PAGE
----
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Hitters are clearly striking out much more than they used to, and sabermetrics can help us determine what that means.
Actually, according to sabermetrics, pitchers are striking guys out more.
Small sample size, but it IS a weird skyrocketing of Trout's strikeout totals. Not something you really expect from one of the best hitters in the world at age 22.
so do you think contact oriented hitters will start to get more play?
but scoring is decreasing. it's so obvious even the most oblivious teams have to recognize that offense is reduced across mlb
Replacing high-K hitters with high contact hitters who just ground out all the time and have no power is not going to increase scoring.
it would be kind of amusing in a twisted way if the guys that this community finds least appealing (the juan pierre types) suddently become the desired skill set of mlb teams
If MLB decides scoring needs to increase and strikeouts need to decrease, lowering the mound is the obvious way to accomplish that. Perhaps combined with making fielding gloves smaller.
I'm getting really tired of seeing 9 or 10 Ks per team per game, and starters leaving in the 6th inning because they're already at 110 pitches. It's the worst of both worlds -- low scoring games that take forever because of lengthy ABs and the endless parade of relievers.
The radical solution if you think this is a problem consists of: juicing the ball a little; thickening the bat handles; moving the box a few inches back off the plate; calling an armpits-to-knees strike zone; and--this is the really radical part--moving the mound back a few feet.
The strikeout rate jump is almost certainly the result of changing approaches/usage patterns by both hitters and pitchers. You can't ignore the strike zone called by the umps, and the catcher efforts to frame those pitches either.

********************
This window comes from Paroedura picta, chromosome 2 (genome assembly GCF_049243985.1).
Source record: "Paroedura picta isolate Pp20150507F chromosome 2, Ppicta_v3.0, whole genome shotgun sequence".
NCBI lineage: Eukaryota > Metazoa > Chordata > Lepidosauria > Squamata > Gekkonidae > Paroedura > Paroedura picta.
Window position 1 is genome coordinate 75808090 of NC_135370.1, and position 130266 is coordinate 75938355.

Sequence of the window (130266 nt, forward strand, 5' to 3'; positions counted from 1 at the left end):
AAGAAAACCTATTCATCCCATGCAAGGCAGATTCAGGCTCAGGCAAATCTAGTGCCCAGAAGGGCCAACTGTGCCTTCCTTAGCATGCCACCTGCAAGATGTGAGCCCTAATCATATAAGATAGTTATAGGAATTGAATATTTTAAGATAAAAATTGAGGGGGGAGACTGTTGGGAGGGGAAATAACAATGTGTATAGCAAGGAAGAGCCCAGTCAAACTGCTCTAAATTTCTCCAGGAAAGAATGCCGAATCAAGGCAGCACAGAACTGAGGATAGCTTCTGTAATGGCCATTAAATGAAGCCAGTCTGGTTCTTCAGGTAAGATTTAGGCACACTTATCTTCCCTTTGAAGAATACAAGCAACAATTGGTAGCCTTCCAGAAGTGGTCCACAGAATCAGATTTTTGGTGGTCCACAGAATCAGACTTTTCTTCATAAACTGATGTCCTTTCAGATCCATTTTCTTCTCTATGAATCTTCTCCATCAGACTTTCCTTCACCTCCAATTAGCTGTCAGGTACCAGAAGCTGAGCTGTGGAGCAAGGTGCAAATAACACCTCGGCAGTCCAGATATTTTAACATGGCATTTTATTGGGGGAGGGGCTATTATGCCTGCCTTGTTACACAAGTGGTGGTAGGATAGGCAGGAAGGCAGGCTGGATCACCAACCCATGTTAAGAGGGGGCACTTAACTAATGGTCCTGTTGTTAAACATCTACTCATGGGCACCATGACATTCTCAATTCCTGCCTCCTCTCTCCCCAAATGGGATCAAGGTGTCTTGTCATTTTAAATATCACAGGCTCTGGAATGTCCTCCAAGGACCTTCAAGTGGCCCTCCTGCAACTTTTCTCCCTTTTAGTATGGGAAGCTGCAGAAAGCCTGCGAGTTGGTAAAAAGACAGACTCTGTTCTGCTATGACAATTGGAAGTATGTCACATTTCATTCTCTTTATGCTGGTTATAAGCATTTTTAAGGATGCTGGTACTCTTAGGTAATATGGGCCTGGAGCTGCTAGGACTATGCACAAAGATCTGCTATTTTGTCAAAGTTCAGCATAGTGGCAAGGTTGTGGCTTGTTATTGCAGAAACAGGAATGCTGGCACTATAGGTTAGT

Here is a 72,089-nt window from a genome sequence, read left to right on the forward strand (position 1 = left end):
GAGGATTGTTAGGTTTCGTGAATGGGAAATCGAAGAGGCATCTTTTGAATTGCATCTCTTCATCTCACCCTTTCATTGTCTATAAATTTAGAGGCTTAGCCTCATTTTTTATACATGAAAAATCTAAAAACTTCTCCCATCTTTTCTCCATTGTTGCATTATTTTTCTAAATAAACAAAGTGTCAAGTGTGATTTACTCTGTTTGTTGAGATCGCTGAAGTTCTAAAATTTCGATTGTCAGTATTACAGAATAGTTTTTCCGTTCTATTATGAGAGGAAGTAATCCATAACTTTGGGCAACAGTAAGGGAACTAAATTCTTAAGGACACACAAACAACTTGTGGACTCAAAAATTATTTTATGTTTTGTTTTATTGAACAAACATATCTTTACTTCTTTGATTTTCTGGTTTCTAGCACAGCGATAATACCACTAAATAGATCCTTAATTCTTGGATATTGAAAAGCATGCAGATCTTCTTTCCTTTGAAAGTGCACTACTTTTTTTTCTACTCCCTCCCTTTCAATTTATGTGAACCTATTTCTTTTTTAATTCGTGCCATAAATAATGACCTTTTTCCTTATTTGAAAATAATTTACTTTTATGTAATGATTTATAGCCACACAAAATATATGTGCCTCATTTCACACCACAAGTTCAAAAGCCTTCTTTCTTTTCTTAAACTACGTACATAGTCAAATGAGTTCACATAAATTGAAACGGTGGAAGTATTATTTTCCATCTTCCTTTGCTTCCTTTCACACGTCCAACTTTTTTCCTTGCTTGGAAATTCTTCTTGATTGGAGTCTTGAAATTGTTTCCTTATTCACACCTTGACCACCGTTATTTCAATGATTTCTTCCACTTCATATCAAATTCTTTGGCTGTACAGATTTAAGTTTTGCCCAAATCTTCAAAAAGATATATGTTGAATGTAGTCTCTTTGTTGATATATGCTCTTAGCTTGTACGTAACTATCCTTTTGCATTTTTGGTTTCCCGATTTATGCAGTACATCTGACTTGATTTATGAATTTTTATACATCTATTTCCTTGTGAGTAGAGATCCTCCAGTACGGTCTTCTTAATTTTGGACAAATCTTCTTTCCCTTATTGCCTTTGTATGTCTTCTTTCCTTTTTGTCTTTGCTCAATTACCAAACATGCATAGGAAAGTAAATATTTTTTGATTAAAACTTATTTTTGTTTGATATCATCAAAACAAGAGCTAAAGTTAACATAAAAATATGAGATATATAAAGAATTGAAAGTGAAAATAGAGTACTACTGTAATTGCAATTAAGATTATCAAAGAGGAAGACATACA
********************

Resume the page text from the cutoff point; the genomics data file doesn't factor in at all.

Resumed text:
But you certainly cannot absolve the hitters. If batters came into MLB with the approach of Nori Aoki, then strikeouts would be greatly reduced.
I'd be fine with that, I prefer watching that game instead of every batter going to 3-2 every time up and the result being a true outcome. I don't think it will happen unless fences are moved back or the ball becomes less lively, reducing homeruns.
1993-2014 was a good time for baseball. lots of contrasting styles, lots of individual achievement in a breadth of categories and different teams in the mix with a sprinkling of mini-dynasties
1993-2014 was a good time for baseball. lots of contrasting styles
For pitchers hitting though, strikeouts are down. Last year it was 42.5%, this year it's 41.6%. Could just be a fluke.
If MLB decides scoring needs to increase and strikeouts need to decrease, lowering the mound is the obvious way to accomplish that.
I assume the changes in the 1970s reflected changes in the called strikezone. Anyone know?
To do that, thicken the handles and make them swing heavier bats. I think that combining that with flattening the seams a bit (and possibly juicing the ball a little) would have a good chance of moving baseball away from the Three True Outcomes without making run scoring implode.
Some teams won by working the count, taking walks, and hitting lots of home runs. Other teams won by working the count, taking walks, and hitting lots of home runs.
The contrasting styles were so drastic, we'd need someone like Christopher Nolan to make a movie about it.
First, it’s important to note why strikeouts are bad, which is fairly simple. Outs are generally the worst possible outcome in a plate appearance, and every strikeout is a guaranteed out, barring a rare dropped third strike. Every ball that is hit into play has a reasonable chance of not being an out.
I've long supported that change Zeth, as I think it's the best solution (outside playing in much larger ballparks, which is pretty much impossible at this point). My fear is that even if you thicken the handles (and make homers harder), batters may determine that swinging balls-out is still the way to go.
IOW, you might be able to change the homers to singles/doubles mix, which is good, but I'm not sure there's an easy solution to the strikeout issue.
Striking out 160 times is fine if you hit 25 home runs; if you strike out 160 times and hit 8 home runs, you won't keep a job.